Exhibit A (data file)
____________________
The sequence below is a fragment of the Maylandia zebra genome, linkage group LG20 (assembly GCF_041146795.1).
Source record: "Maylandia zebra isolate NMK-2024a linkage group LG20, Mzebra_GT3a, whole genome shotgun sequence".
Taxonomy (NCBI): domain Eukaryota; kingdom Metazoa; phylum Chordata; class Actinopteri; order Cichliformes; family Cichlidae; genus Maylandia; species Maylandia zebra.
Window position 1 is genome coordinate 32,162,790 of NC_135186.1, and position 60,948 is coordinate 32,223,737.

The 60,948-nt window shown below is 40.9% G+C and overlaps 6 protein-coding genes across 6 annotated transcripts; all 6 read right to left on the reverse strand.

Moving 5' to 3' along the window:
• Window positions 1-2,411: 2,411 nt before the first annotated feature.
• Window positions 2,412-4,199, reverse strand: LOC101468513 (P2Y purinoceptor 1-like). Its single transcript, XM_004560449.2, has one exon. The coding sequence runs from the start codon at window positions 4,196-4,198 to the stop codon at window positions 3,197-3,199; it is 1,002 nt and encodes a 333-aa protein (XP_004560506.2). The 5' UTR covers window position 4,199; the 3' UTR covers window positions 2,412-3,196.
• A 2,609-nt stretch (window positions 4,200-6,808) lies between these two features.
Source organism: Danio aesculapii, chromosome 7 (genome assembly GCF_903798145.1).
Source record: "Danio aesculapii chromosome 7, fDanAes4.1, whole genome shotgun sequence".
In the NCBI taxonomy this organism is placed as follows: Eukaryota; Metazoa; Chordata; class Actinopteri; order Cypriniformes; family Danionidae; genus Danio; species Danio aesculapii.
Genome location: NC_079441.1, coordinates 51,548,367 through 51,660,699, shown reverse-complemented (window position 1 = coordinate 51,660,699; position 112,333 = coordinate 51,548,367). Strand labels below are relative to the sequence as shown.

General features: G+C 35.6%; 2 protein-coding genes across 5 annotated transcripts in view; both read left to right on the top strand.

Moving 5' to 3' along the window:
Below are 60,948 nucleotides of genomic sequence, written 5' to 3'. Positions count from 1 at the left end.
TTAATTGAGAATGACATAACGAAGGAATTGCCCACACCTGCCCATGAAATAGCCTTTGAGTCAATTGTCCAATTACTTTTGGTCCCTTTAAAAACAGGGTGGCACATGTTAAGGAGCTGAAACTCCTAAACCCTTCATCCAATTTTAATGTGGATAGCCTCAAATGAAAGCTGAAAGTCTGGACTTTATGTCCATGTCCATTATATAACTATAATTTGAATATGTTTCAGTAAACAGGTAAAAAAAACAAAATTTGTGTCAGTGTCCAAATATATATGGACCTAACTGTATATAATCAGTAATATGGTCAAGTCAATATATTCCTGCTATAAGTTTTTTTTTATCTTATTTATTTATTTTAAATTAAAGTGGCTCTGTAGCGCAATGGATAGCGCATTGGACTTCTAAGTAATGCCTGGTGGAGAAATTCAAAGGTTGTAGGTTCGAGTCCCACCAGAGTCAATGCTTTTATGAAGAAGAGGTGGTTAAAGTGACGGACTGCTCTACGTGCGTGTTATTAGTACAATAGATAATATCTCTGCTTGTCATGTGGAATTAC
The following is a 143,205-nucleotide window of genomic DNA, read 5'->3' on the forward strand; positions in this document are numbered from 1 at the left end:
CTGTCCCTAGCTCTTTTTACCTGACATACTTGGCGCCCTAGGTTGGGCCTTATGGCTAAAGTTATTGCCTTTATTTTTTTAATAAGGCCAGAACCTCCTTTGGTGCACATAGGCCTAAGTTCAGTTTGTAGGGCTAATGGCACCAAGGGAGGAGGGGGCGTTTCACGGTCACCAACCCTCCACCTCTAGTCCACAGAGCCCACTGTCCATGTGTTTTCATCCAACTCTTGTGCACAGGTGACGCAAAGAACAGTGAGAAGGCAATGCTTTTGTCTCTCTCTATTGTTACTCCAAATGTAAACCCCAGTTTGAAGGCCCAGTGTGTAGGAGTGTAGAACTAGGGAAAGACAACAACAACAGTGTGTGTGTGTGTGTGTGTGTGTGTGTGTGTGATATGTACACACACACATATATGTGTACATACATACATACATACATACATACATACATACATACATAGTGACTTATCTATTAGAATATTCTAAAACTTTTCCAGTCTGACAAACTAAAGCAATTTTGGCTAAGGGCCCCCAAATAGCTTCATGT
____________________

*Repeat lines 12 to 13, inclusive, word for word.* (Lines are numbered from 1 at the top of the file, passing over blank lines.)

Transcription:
In the NCBI taxonomy this organism is placed as follows: Eukaryota; Metazoa; Chordata; class Actinopteri; order Cypriniformes; family Danionidae; genus Danio; species Danio aesculapii.
Genome location: NC_079441.1, coordinates 51,548,367 through 51,660,699, shown reverse-complemented (window position 1 = coordinate 51,660,699; position 112,333 = coordinate 51,548,367). Strand labels below are relative to the sequence as shown.